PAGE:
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DRUMDELGIE. AKA - "The Hash o' Drumdelgie." Scottish, Jig and Air. D Major. Standard tuning (fiddle). ABB. Drumdelgie is a farm near Huntly, on the Banff-Aberdeenshire border, and is mentioned as early as 1642 (in extracts from the Presbytory book of Strathbogie). It grew, and by the mid-19th century it employed scores of workers and was one of the largest 'Farm Touns' in the North East of Scotland. Some 30 children from the farm attended the local school. The melody is from a "bothy" (bunkhouse) ballad, as it was called in the North East of Scotland, a genre composed as a source of entertainment. Various sets of lyrics have been set to the tune, and one of the best known ("The Hash o' Drumdelgie") tells of the hurry of work on the farm on a cold winter's morning. Another Scottish version begins:
Fare ye will Drumdelgie, for I maun gang awa,
Fare ye weel Drundelgie, yer weetie weather an a';
Fare ye weel drumdelgie, I bid ye a' adieu,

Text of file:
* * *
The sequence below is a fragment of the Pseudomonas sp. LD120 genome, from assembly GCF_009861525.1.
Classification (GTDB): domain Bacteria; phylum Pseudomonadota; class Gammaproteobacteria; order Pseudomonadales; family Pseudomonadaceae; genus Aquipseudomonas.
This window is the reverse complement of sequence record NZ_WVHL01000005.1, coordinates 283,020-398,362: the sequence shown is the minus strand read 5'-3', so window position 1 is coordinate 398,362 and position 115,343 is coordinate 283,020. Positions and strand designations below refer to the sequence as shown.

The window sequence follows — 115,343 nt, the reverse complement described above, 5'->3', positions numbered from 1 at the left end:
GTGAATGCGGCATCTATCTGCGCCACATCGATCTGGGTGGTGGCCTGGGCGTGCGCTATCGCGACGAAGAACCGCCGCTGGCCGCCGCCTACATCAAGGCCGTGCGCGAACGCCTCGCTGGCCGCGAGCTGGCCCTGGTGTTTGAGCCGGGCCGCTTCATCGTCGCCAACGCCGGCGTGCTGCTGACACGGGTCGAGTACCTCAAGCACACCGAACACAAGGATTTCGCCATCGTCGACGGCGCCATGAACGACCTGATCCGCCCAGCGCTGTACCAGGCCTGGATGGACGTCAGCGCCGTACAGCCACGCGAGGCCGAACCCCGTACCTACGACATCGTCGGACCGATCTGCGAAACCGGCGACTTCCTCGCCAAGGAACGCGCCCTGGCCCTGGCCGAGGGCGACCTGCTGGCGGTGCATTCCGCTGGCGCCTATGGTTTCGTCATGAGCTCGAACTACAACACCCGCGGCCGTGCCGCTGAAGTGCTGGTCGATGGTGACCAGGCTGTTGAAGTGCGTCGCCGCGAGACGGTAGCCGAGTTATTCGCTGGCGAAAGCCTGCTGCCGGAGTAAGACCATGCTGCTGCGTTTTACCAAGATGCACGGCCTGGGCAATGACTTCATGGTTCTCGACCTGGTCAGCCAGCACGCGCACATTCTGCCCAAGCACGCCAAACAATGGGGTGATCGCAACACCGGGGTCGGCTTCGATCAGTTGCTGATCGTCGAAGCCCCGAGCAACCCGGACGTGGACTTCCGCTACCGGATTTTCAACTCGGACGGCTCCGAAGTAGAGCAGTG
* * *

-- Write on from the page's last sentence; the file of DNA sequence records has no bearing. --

I leave ye as I foond ye, a damned unceevil crew.
An Irish version, sung by Clare tin whistle player and singer Micho Russell (d. 1994), begins:
Come all ye jolly plooman lads,
An' hearken untae me;
An' I'll sing ye Drumdelgie,
Wi' muckle mirth an' glee.
There is a toon in Cyarnie,
It's kent baith far an' wide;
Tae be the hash o' Drumdelgie,
Upon sweet Deveronside.
Russell's version is a derivative of the Scottish song, however, as Irish researcher Conor Ward points out, the tune is well known in Ireland, albeit the titles are varied and sometimes obscure, and include (among others): "Boys from Mullingar (The)," "Humors of Limerick (4) (The)," and "Soldier's Cloak (The)." An American march version is "Eden Quickstep."
Source for notated version:
Printed sources: Williamson (English, Welsh, Scottish and Irish Fiddle Tunes), 1976; p. 48.